The Rapidian

GRAM/Ox-Bow Lecture Series Presents Jack Becker's "Public Art in the Age of Obama"

This dispatch was added by one of our Nonprofit Neighbors. It does not represent the editorial voice of The Rapidian or Community Media Center.

Underwriting support from:

Normal
0
0
1
228
1301
10
2
1597
11.1287

0

0
0

The GRAM/Ox-Bow Friday Lecture Series celebrates the shared centennials of these two great art organizations by bringing a distinguished lineup of speakers to the Art Museum this summer. Learn about the evolution of art over the past one hundred years and experience how Ox-Bow artists envision its future.

 

This Friday, sit in on Jack Becker’s lecture, Public Art in the Age of Obama, from 1:30 p.m. to 2:30 p.m.

 

What does sustainable mean in the context of public art today? Is it artists saving the environment; maintaining collections of art exposed to the elements; retaining careers in the field; eco-activism; community building; preserving the “art” in public art; restoring civic life; or defining new forms of creative expression? It’s all of the above.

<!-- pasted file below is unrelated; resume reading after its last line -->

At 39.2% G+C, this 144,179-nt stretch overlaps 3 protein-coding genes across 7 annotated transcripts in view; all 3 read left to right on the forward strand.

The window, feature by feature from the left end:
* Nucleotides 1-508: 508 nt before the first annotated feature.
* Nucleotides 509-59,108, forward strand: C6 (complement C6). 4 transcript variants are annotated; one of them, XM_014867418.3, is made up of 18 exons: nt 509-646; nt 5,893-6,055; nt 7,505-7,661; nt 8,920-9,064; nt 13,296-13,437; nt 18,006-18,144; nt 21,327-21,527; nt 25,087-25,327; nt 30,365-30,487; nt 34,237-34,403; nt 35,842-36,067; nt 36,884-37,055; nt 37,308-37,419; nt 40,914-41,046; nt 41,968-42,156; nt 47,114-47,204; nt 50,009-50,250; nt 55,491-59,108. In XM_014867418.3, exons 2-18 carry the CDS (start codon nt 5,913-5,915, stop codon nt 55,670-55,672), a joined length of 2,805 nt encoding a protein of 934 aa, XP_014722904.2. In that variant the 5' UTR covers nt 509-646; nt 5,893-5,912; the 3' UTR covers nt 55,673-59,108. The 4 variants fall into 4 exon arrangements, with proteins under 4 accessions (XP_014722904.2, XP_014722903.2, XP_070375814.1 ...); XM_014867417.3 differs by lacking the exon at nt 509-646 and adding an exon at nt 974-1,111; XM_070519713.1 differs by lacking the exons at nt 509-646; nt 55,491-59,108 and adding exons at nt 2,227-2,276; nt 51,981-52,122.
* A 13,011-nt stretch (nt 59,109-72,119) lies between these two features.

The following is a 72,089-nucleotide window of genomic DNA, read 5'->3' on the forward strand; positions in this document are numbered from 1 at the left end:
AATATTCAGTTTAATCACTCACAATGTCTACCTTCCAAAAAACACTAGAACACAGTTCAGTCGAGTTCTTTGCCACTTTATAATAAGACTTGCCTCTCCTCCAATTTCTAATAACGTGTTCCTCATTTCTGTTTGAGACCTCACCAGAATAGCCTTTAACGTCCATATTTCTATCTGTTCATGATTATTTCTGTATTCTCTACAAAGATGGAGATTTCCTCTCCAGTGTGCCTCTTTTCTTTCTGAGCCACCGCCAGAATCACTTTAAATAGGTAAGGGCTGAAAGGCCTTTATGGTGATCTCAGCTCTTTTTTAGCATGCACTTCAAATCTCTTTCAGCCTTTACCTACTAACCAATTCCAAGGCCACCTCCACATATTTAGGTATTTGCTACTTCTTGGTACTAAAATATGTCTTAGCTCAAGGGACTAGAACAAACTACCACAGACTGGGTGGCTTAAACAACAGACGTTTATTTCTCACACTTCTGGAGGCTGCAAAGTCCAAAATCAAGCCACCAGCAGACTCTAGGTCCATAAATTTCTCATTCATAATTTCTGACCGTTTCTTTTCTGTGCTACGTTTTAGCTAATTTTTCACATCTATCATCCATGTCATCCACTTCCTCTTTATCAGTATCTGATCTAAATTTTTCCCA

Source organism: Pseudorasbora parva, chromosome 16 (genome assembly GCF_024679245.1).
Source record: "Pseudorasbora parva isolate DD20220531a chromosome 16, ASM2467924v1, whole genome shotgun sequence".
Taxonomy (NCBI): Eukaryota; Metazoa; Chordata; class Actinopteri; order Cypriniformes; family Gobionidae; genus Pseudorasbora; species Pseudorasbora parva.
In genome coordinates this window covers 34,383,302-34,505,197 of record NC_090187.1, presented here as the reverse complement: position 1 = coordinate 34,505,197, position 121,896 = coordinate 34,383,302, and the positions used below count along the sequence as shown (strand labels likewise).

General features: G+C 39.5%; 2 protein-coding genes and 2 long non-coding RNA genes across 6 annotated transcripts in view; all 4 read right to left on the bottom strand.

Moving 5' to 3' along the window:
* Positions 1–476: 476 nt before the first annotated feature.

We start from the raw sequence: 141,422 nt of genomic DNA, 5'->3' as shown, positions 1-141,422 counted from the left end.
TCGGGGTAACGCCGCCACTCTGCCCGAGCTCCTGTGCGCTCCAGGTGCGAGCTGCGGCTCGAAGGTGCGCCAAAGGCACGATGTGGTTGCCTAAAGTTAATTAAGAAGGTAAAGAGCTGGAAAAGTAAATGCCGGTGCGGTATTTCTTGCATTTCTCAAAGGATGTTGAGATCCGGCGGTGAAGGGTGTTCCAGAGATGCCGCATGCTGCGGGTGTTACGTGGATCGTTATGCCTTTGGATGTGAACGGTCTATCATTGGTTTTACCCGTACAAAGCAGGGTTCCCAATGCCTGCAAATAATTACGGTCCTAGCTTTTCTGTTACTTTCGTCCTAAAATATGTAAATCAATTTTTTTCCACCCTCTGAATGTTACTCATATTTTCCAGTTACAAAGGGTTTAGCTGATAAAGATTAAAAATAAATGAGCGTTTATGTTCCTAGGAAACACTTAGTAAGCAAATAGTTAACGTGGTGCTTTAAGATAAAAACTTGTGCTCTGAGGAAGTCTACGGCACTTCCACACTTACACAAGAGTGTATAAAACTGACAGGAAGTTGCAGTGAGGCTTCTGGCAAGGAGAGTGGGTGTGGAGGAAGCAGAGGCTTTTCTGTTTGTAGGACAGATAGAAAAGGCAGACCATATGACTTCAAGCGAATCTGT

Jack Becker is founder and executive director of Forecast Public Art, an organization established in 1978 whose mission is to strengthen and advance the field of public art. As a public artist and program administrator, Jack specializes in projects that connect the ideas and energies of artists with the needs and opportunities of communities. He has organized more than 70 exhibitions, 50 publications, and numerous special events. Becker also serves as the executive editor of Public Art Review, the world’s leading journal devoted exclusively to the field of contemporary public art.

 

Remember, the Ox-Bow Centennial Exhibition is currently on view at GRAM, providing a look at historical and contemporary art movements through paintings, drawings, prints, glass, ceramics, metal sculpture, and book art.

 

The Rapidian, a program of the 501(c)3 nonprofit Community Media Center, relies on the community’s support to help cover the cost of training reporters and publishing content.

We need your help.

If each of our readers and content creators who values this community platform help support its creation and maintenance, The Rapidian can continue to educate and facilitate a conversation around issues for years to come.

Please support The Rapidian and make a contribution today.

Comments, like all content, are held to The Rapidian standards of civility and open identity as outlined in our Terms of Use and Values Statement. We reserve the right to remove any content that does not hold to these standards.

Browse